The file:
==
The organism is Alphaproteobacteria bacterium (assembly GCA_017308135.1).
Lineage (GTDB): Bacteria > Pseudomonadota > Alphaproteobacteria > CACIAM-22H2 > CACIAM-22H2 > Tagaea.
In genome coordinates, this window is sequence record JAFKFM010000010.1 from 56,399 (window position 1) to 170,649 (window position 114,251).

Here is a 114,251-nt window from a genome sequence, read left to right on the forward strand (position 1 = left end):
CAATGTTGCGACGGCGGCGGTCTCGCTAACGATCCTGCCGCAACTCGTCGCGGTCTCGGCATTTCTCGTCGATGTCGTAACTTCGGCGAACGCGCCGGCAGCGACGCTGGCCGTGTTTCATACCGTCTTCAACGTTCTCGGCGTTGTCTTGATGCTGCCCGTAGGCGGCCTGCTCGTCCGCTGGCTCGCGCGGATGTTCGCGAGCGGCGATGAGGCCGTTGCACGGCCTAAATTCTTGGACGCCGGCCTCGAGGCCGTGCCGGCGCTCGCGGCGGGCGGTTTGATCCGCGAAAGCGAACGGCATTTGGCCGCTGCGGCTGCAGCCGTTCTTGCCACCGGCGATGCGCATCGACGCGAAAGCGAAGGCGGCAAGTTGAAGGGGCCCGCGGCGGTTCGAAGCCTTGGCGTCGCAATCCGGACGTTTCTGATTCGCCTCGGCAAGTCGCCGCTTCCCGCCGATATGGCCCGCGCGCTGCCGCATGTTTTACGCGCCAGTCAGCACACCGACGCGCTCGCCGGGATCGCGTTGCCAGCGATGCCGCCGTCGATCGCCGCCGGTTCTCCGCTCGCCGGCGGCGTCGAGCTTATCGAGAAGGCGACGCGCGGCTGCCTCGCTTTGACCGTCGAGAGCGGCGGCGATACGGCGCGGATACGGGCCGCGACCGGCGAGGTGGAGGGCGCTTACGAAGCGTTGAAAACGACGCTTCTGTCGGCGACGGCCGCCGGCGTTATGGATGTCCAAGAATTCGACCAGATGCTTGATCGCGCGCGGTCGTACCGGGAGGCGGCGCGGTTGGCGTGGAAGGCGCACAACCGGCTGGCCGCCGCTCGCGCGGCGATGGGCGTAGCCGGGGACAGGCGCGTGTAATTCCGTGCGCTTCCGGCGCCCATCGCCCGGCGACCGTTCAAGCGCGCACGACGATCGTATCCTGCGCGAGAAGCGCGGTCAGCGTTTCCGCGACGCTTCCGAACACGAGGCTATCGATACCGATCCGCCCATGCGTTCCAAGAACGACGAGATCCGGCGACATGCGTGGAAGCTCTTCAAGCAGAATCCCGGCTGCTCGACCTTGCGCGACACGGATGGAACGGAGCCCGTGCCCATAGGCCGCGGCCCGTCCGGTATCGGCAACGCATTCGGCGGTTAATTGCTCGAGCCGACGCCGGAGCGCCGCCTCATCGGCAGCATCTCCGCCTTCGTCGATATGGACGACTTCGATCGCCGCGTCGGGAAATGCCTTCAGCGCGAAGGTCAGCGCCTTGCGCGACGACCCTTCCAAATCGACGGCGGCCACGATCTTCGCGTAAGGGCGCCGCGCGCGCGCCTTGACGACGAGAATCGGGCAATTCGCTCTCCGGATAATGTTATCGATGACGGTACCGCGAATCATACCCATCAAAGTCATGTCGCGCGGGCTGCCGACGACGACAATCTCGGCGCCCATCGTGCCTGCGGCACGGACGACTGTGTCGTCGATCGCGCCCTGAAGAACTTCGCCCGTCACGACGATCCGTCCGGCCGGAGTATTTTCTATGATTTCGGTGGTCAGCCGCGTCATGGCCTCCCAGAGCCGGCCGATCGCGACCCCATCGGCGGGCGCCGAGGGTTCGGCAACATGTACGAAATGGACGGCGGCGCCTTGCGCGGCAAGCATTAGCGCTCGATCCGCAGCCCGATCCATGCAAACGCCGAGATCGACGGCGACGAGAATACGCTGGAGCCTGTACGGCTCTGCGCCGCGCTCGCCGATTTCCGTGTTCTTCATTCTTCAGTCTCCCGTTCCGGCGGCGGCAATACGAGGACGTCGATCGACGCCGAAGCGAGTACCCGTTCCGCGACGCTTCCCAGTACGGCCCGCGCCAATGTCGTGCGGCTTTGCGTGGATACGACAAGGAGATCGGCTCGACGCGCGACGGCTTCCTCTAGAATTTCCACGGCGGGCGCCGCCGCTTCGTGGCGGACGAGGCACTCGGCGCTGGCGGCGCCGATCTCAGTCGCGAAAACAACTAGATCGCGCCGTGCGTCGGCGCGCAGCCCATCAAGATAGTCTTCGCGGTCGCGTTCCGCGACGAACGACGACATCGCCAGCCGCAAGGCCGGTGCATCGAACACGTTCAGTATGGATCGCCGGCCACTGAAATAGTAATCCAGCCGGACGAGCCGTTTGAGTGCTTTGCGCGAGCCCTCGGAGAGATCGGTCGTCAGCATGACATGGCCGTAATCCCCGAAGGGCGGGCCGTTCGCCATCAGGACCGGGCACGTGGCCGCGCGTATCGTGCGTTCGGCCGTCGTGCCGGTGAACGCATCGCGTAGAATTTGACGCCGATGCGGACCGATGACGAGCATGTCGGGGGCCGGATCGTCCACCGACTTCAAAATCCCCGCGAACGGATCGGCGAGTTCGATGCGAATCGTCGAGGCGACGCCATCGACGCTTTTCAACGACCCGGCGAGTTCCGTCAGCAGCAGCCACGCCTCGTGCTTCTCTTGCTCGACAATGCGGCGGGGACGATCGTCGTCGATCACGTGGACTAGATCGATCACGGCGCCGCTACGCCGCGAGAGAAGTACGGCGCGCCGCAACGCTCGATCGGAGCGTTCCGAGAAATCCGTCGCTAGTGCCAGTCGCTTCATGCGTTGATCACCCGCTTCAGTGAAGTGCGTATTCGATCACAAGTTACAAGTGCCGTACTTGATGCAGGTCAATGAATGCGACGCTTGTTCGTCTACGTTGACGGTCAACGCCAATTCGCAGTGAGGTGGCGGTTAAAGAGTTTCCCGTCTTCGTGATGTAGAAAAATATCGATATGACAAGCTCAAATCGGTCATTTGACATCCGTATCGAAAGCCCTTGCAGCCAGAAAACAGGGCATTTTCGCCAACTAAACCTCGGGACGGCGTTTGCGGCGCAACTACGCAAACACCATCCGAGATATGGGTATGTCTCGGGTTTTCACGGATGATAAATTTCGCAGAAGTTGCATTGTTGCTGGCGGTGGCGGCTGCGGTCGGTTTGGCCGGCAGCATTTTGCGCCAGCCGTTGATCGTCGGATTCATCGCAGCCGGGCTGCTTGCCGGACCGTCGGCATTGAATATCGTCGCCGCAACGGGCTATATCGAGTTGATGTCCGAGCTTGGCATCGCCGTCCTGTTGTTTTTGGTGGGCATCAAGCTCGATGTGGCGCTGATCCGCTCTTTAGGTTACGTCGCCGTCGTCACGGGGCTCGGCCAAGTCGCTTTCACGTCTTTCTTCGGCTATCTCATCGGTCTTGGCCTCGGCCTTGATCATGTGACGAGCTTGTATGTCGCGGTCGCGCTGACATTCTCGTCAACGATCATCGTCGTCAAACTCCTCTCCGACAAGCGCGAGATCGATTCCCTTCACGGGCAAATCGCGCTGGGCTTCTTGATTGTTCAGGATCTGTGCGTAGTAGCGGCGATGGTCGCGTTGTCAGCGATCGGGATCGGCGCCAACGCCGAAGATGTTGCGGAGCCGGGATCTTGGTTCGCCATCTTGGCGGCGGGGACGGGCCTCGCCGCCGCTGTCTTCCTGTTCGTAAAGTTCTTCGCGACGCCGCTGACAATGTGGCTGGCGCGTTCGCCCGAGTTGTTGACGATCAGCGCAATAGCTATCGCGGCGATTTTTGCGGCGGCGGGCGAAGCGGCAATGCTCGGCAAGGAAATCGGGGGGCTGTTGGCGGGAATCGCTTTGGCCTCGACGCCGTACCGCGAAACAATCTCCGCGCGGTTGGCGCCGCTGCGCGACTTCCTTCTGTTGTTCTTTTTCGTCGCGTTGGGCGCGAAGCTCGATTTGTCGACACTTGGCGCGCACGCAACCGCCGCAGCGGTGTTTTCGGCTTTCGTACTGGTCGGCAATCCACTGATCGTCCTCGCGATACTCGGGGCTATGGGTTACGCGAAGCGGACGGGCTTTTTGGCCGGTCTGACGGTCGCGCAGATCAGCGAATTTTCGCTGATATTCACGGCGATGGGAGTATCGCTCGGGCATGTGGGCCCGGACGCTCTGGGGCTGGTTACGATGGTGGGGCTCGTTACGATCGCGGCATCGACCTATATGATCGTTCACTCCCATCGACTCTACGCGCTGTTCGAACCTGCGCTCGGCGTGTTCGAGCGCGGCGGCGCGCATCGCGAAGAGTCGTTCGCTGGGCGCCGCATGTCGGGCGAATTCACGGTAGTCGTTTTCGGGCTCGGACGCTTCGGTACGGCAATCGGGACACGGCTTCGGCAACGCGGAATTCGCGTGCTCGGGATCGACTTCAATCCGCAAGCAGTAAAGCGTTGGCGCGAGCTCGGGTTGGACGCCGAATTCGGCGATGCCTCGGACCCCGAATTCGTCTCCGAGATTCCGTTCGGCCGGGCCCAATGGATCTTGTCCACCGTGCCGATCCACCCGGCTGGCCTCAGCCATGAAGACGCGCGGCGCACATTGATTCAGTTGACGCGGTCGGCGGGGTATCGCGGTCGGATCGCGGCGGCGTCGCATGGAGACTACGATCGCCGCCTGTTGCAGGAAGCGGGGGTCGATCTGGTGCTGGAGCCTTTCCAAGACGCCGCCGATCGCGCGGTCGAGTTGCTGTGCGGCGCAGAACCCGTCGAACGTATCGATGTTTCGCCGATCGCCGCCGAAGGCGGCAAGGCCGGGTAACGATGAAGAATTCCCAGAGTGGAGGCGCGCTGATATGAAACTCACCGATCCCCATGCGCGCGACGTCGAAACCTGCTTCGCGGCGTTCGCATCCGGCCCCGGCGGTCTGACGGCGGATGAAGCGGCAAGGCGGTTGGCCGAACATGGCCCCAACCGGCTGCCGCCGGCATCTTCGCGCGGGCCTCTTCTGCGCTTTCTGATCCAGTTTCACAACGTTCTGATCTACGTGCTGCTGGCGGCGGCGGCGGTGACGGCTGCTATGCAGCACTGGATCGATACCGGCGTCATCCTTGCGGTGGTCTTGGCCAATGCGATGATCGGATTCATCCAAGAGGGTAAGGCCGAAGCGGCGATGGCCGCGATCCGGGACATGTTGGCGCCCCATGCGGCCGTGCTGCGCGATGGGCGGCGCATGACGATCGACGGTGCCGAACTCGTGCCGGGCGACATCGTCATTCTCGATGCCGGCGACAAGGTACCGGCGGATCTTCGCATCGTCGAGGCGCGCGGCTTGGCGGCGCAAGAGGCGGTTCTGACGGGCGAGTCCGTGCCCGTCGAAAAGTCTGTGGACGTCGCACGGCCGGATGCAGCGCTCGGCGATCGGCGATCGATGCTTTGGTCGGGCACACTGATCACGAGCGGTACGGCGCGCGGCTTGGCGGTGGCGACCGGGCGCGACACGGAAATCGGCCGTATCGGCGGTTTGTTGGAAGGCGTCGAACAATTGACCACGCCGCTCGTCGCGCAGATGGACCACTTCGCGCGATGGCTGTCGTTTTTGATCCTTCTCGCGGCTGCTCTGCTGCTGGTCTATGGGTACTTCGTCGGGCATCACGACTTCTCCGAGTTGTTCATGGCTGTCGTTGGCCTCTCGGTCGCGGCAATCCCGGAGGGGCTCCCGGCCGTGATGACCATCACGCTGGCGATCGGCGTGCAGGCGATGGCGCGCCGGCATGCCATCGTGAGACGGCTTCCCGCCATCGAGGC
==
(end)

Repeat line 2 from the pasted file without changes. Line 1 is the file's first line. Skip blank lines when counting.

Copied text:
Lineage (GTDB): Bacteria > Pseudomonadota > Alphaproteobacteria > CACIAM-22H2 > CACIAM-22H2 > Tagaea.